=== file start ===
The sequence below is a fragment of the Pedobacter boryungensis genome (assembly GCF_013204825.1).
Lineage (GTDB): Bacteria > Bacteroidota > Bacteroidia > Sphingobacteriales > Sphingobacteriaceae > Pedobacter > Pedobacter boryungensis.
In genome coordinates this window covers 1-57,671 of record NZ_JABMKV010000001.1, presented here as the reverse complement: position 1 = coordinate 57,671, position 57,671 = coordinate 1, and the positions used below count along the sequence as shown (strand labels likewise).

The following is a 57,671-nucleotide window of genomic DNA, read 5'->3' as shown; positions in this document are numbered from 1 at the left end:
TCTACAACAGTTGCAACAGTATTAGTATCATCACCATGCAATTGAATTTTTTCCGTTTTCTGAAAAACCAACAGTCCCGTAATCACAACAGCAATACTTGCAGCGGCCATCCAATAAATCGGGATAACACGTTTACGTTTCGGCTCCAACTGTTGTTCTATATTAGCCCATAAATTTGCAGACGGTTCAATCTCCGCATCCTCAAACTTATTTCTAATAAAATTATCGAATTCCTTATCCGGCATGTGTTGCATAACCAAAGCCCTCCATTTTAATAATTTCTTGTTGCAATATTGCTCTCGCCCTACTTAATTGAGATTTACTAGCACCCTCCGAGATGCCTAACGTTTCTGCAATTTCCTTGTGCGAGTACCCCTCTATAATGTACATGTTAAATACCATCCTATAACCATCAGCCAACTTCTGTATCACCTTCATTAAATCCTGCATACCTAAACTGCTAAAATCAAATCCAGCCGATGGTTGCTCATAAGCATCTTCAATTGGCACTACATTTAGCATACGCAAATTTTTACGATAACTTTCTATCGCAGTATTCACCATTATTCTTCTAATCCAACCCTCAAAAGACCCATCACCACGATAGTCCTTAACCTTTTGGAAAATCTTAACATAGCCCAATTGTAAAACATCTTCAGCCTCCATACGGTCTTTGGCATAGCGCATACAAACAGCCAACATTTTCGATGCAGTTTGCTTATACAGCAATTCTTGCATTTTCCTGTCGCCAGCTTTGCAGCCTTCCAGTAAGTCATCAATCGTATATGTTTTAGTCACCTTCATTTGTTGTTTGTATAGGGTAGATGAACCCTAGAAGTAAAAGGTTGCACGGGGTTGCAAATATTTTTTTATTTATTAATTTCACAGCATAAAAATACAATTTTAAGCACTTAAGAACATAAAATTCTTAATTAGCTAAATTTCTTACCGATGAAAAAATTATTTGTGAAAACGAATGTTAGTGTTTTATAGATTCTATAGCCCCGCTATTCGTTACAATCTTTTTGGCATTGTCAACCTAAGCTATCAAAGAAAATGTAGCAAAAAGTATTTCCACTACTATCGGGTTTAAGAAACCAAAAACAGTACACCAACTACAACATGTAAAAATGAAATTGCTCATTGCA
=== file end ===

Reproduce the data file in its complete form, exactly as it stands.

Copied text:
The sequence below is a fragment of the Pedobacter boryungensis genome (assembly GCF_013204825.1).
Lineage (GTDB): Bacteria > Bacteroidota > Bacteroidia > Sphingobacteriales > Sphingobacteriaceae > Pedobacter > Pedobacter boryungensis.
In genome coordinates this window covers 1-57,671 of record NZ_JABMKV010000001.1, presented here as the reverse complement: position 1 = coordinate 57,671, position 57,671 = coordinate 1, and the positions used below count along the sequence as shown (strand labels likewise).

The following is a 57,671-nucleotide window of genomic DNA, read 5'->3' as shown; positions in this document are numbered from 1 at the left end:
TCTACAACAGTTGCAACAGTATTAGTATCATCACCATGCAATTGAATTTTTTCCGTTTTCTGAAAAACCAACAGTCCCGTAATCACAACAGCAATACTTGCAGCGGCCATCCAATAAATCGGGATAACACGTTTACGTTTCGGCTCCAACTGTTGTTCTATATTAGCCCATAAATTTGCAGACGGTTCAATCTCCGCATCCTCAAACTTATTTCTAATAAAATTATCGAATTCCTTATCCGGCATGTGTTGCATAACCAAAGCCCTCCATTTTAATAATTTCTTGTTGCAATATTGCTCTCGCCCTACTTAATTGAGATTTACTAGCACCCTCCGAGATGCCTAACGTTTCTGCAATTTCCTTGTGCGAGTACCCCTCTATAATGTACATGTTAAATACCATCCTATAACCATCAGCCAACTTCTGTATCACCTTCATTAAATCCTGCATACCTAAACTGCTAAAATCAAATCCAGCCGATGGTTGCTCATAAGCATCTTCAATTGGCACTACATTTAGCATACGCAAATTTTTACGATAACTTTCTATCGCAGTATTCACCATTATTCTTCTAATCCAACCCTCAAAAGACCCATCACCACGATAGTCCTTAACCTTTTGGAAAATCTTAACATAGCCCAATTGTAAAACATCTTCAGCCTCCATACGGTCTTTGGCATAGCGCATACAAACAGCCAACATTTTCGATGCAGTTTGCTTATACAGCAATTCTTGCATTTTCCTGTCGCCAGCTTTGCAGCCTTCCAGTAAGTCATCAATCGTATATGTTTTAGTCACCTTCATTTGTTGTTTGTATAGGGTAGATGAACCCTAGAAGTAAAAGGTTGCACGGGGTTGCAAATATTTTTTTATTTATTAATTTCACAGCATAAAAATACAATTTTAAGCACTTAAGAACATAAAATTCTTAATTAGCTAAATTTCTTACCGATGAAAAAATTATTTGTGAAAACGAATGTTAGTGTTTTATAGATTCTATAGCCCCGCTATTCGTTACAATCTTTTTGGCATTGTCAACCTAAGCTATCAAAGAAAATGTAGCAAAAAGTATTTCCACTACTATCGGGTTTAAGAAACCAAAAACAGTACACCAACTACAACATGTAAAAATGAAATTGCTCATTGCA